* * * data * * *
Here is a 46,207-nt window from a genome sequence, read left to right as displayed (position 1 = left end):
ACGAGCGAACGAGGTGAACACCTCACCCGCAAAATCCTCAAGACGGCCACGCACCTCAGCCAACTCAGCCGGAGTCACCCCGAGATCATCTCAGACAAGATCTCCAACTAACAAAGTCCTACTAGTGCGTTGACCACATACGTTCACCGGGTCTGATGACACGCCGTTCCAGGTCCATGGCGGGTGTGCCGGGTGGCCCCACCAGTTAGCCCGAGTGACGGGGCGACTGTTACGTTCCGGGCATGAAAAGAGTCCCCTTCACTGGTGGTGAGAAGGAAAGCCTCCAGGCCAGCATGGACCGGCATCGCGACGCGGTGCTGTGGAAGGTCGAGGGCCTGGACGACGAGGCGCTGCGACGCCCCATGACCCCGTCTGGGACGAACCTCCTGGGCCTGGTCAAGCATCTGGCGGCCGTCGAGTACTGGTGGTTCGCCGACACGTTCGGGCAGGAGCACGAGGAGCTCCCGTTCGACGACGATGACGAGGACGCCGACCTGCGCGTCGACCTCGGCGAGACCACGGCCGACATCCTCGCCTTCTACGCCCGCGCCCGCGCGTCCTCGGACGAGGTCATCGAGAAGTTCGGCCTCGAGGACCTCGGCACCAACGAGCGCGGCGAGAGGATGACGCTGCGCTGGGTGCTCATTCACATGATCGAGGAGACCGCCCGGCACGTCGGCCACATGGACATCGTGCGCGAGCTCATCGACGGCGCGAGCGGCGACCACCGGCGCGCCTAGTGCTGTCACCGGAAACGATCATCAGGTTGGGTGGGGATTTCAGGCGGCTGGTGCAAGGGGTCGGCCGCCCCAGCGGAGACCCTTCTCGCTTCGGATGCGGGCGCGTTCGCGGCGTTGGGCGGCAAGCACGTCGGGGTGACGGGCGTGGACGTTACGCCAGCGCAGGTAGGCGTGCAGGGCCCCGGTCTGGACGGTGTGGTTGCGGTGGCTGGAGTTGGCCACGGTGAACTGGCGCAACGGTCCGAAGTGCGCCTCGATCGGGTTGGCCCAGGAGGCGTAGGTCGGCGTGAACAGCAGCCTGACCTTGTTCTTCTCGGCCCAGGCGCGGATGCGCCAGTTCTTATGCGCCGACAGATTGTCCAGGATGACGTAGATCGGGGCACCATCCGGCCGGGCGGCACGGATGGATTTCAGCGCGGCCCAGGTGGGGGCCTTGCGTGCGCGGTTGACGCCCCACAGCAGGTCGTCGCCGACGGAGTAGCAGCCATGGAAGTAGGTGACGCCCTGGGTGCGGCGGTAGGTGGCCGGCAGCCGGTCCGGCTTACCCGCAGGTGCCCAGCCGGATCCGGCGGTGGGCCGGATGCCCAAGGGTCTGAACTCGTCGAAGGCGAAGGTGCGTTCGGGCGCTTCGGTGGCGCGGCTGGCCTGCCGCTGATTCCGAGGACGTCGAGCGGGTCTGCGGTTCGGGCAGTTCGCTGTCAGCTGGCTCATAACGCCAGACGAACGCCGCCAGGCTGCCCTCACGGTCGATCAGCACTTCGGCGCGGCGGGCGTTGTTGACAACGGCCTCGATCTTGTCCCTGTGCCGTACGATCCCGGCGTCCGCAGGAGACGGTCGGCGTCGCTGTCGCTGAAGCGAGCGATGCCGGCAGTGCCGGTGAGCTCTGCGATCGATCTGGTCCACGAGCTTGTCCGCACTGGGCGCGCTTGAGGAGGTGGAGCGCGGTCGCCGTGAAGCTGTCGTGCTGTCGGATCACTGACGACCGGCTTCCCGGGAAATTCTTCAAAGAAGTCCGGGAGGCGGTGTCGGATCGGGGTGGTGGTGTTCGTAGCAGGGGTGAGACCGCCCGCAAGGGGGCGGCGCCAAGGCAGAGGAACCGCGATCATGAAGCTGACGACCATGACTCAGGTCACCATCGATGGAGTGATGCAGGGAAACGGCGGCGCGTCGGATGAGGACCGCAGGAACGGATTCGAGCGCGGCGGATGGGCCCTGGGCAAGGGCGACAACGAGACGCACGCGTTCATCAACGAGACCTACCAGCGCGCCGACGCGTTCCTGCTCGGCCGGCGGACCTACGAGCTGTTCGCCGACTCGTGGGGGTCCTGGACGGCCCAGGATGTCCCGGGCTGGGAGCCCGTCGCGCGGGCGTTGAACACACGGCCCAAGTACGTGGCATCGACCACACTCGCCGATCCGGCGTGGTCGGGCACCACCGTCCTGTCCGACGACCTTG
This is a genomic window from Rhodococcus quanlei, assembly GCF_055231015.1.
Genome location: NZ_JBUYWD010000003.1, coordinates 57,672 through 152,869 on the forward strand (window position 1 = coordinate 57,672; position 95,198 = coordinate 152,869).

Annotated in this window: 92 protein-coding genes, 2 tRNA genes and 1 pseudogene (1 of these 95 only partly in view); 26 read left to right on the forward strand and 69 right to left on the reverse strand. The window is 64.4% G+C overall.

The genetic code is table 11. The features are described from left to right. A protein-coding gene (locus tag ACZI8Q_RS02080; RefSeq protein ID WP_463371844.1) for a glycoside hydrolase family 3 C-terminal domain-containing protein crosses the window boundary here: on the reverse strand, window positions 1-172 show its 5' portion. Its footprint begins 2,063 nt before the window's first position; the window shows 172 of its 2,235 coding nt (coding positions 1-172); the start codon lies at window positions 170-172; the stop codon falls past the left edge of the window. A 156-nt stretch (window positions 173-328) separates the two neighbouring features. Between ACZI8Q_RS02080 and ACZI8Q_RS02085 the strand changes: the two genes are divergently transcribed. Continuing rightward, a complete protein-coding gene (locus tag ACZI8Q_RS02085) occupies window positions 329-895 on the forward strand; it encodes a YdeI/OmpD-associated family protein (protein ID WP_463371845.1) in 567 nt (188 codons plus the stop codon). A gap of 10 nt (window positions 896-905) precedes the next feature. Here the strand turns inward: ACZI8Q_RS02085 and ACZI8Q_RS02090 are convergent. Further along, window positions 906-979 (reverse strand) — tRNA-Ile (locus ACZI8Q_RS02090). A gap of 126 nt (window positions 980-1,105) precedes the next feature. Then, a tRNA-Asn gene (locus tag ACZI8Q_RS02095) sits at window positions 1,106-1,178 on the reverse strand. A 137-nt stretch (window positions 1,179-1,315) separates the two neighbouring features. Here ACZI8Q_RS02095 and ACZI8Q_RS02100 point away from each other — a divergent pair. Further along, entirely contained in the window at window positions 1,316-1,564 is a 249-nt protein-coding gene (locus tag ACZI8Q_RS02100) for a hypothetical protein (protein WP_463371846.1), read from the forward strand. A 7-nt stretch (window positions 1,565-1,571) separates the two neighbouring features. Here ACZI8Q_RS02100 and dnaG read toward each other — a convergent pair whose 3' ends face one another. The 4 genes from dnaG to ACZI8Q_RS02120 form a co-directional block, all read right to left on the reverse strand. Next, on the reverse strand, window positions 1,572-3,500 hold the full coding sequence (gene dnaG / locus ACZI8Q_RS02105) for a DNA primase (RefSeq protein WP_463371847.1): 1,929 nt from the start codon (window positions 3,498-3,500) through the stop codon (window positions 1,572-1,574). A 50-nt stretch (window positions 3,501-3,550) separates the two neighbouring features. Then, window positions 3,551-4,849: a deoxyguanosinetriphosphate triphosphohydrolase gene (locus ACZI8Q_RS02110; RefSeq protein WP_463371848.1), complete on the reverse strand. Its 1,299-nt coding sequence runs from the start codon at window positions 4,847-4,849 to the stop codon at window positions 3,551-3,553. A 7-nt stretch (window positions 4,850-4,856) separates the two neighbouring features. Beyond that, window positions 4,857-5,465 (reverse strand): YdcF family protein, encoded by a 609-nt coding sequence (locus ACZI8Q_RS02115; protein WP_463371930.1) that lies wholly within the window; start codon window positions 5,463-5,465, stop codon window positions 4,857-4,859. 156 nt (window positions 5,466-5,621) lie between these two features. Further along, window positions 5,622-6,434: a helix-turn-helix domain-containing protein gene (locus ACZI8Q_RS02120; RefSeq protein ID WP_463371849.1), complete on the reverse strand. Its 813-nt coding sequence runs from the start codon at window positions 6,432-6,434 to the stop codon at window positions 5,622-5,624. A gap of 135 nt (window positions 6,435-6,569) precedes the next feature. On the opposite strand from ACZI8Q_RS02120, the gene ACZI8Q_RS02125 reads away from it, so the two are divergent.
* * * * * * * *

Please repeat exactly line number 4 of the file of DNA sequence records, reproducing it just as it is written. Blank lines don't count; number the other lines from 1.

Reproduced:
Genome location: NZ_JBUYWD010000003.1, coordinates 57,672 through 152,869 on the forward strand (window position 1 = coordinate 57,672; position 95,198 = coordinate 152,869).